Three management questions of value

Three Management Questions of Value

 Merging the Action theme from last week and this weeks theme of Values and I have three questions that I would offer you. These questions cover the topics of your most valuable client, your staff activities and your own skill set –  I trust you will find the answers enlightening!

Two of the questions are for you as a manager and one is for your team although there is nothing stopping you having everyone work through all three questions as a development exercise.

Question One – for yourself

Who is your most valuable client?

This is not necessarily the one that generates the most revenue or even the one that is the most profitable. It could be that a less profitable account when considered in the bigger picture is actually more valuable due to its strategic important or what having that client enables you to do (enter new markets etc.)

Once you have identified your most important client (or a short-list of three if you want to do this exercise in more depth) consider

  • When did you last speak to them?
  • When did you last visit them?
  • When did you last provide added value beyond the level they expected?

ACTION POINT If any of your answer to the above are ‘not recently or ‘not recently enough’ then either do it now or put a note in your diary system to do it soon!

Question Two – for your employees

The following makes an interesting, and potentially very useful, development exercise for your staff. Ask them the following as part of a development session

In your role what is your most valuable function?

Not a trick question but rather, in a similar vein as question one, an honest and direct question to get the person thinking. The question works best when the employee is allowed a chance to present their own ideas about their role. Whilst you might know what what they have been hired to do what they actual perceive as their most valuable role can be very illuminating.

TIP To get to the real heart of their role and unearth the most valuable function that a person performs it will be necessary to break their role down into it”s core components. Take a receptionist – they might greet people in person, screens calls, schedule diaries, order items, negotiate with suppliers etc. The question is within your business what is the most valuable function your receptionist does?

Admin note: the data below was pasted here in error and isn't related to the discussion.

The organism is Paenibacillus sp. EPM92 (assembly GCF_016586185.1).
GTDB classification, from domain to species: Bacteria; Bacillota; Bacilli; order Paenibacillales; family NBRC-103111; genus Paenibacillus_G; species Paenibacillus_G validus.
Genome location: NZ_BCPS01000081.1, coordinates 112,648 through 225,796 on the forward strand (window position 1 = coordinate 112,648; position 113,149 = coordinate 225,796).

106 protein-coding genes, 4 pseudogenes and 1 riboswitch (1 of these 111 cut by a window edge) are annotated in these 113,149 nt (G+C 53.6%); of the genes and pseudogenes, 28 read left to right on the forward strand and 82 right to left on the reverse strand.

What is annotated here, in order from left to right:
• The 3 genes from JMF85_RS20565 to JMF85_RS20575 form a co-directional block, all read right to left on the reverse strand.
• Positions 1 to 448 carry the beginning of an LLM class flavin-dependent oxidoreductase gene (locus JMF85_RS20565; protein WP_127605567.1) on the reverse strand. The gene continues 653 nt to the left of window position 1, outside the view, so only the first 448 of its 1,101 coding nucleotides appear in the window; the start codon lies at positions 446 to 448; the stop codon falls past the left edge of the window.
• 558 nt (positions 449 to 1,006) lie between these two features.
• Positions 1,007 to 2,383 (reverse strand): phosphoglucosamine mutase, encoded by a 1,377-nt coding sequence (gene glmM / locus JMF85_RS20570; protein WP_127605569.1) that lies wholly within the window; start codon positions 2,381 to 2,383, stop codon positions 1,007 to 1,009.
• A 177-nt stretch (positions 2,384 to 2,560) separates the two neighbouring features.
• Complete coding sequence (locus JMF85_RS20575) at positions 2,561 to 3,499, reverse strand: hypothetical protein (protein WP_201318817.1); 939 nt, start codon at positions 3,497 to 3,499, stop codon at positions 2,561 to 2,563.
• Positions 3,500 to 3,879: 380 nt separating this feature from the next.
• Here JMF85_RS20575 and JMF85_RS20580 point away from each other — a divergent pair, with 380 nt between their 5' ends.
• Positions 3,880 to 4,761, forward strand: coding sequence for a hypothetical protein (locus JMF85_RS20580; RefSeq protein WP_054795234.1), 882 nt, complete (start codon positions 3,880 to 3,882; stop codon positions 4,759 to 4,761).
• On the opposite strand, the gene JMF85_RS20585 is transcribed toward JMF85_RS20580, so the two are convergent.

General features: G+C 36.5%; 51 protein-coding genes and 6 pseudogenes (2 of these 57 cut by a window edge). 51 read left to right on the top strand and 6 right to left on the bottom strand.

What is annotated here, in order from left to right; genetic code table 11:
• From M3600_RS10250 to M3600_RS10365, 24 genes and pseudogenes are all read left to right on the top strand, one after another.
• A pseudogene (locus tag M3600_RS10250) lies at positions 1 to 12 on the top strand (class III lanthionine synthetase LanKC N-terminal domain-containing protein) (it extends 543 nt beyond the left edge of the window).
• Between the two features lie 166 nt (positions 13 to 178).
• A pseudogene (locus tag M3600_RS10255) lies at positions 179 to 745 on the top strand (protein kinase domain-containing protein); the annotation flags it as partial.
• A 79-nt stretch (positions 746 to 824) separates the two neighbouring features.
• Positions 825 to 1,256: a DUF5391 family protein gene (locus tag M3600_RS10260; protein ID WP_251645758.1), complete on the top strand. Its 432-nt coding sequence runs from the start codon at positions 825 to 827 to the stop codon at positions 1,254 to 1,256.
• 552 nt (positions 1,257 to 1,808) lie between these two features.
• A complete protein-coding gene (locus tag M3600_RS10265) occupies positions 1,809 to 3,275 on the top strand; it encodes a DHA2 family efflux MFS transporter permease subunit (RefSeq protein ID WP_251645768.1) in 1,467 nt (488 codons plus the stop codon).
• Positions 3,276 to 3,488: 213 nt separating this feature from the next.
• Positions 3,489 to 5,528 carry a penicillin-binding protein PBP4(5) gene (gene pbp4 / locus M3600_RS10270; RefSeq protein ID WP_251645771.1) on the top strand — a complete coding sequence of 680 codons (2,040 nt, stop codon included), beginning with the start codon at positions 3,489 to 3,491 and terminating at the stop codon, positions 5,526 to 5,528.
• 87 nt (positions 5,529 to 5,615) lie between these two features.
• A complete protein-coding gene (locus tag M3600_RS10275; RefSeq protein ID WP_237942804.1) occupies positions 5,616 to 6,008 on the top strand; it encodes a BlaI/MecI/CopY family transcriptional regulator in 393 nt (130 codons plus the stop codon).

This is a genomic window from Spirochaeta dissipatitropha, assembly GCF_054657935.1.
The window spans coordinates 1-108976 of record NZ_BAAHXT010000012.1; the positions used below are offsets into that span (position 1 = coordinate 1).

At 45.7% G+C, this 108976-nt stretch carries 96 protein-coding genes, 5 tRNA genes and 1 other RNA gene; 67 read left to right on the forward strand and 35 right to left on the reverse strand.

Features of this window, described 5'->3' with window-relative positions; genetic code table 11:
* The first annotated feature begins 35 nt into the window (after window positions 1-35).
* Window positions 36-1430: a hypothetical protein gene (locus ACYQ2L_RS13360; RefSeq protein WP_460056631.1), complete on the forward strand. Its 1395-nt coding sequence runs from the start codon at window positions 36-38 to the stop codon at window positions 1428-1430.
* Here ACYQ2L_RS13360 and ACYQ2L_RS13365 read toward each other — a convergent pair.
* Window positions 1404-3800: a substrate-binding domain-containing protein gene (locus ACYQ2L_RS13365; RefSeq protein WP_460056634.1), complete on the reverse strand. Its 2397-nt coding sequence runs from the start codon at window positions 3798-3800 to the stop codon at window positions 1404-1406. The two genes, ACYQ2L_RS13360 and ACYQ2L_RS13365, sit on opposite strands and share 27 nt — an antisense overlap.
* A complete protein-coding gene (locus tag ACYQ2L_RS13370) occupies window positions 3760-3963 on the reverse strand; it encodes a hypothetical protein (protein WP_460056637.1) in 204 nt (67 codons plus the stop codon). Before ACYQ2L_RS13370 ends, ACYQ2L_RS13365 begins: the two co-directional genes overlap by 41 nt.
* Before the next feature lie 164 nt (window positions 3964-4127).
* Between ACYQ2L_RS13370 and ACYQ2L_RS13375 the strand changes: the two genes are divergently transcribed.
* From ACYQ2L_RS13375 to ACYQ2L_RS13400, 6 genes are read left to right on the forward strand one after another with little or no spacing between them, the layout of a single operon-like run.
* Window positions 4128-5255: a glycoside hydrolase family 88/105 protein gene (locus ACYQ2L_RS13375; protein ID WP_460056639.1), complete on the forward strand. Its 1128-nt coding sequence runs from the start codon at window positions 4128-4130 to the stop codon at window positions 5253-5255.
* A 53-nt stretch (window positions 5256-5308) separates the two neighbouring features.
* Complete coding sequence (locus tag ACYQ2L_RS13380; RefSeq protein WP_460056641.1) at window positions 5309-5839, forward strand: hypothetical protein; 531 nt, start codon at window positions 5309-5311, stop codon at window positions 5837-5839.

Once their most important role (or again three most important roles) have been agreed upon consider

  • What training has the person had recently to help them perform that aspect of their job?
  • How much time do they get to focus on it?
  • What prevents them from doing more of it?
  • Are they personally well suited to the task and do they enjoy it?
  • And finally – what can you do to help them fulfill that function easier, faster and generally better?!
ACTION POINT Ask your key members of staff if they would be willing to try a development exercise – make sure you present this as a positive thing – and then try the above. If the results are useful then roll out across the rest of your staff.

Question three – for yourself

What’s your most valuable skill set?

It’s always positive to take some time and consider our own skills. So take some time and make a list of your skills and whittle it down to either a single skill or a short-list of three or so.

Once you have done that consider

  • How much do you currently use it?
  • What results are you currently getting from using it that way?
  • In what way could you use it more?
  • What would have to be in place to facilitate you doing it more?
  • How could you increase your skill in this area?
ACTION POINT Make time to work through the above or at the very least sit back now and consider the questions!

Summary

A manager should be adding value to all their customers, whether internal or external.

Checking the value of activities and personnel on a regular basis will help keep your firm evolving and moving forward.

Until next time, add some value!

Stephen Hart

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